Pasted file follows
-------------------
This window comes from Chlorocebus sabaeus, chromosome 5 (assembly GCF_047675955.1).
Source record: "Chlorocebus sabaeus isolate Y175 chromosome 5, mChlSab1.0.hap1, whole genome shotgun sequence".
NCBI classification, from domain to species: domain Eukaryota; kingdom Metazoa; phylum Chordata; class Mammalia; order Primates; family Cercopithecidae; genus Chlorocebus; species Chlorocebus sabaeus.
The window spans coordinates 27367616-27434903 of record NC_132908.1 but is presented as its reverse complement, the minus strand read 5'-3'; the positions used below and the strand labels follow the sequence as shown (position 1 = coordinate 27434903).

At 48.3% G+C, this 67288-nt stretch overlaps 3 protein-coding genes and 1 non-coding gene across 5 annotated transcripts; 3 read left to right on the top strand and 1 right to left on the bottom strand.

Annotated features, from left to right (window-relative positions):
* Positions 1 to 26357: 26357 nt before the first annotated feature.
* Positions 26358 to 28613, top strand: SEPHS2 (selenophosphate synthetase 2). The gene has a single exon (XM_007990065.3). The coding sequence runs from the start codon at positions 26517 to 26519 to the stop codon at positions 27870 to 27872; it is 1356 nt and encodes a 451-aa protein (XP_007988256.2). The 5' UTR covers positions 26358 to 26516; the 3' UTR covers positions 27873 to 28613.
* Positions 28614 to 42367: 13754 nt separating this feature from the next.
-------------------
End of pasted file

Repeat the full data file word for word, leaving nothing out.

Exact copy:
This window comes from Chlorocebus sabaeus, chromosome 5 (assembly GCF_047675955.1).
Source record: "Chlorocebus sabaeus isolate Y175 chromosome 5, mChlSab1.0.hap1, whole genome shotgun sequence".
NCBI classification, from domain to species: domain Eukaryota; kingdom Metazoa; phylum Chordata; class Mammalia; order Primates; family Cercopithecidae; genus Chlorocebus; species Chlorocebus sabaeus.
The window spans coordinates 27367616-27434903 of record NC_132908.1 but is presented as its reverse complement, the minus strand read 5'-3'; the positions used below and the strand labels follow the sequence as shown (position 1 = coordinate 27434903).

At 48.3% G+C, this 67288-nt stretch overlaps 3 protein-coding genes and 1 non-coding gene across 5 annotated transcripts; 3 read left to right on the top strand and 1 right to left on the bottom strand.

Annotated features, from left to right (window-relative positions):
* Positions 1 to 26357: 26357 nt before the first annotated feature.
* Positions 26358 to 28613, top strand: SEPHS2 (selenophosphate synthetase 2). The gene has a single exon (XM_007990065.3). The coding sequence runs from the start codon at positions 26517 to 26519 to the stop codon at positions 27870 to 27872; it is 1356 nt and encodes a 451-aa protein (XP_007988256.2). The 5' UTR covers positions 26358 to 26516; the 3' UTR covers positions 27873 to 28613.
* Positions 28614 to 42367: 13754 nt separating this feature from the next.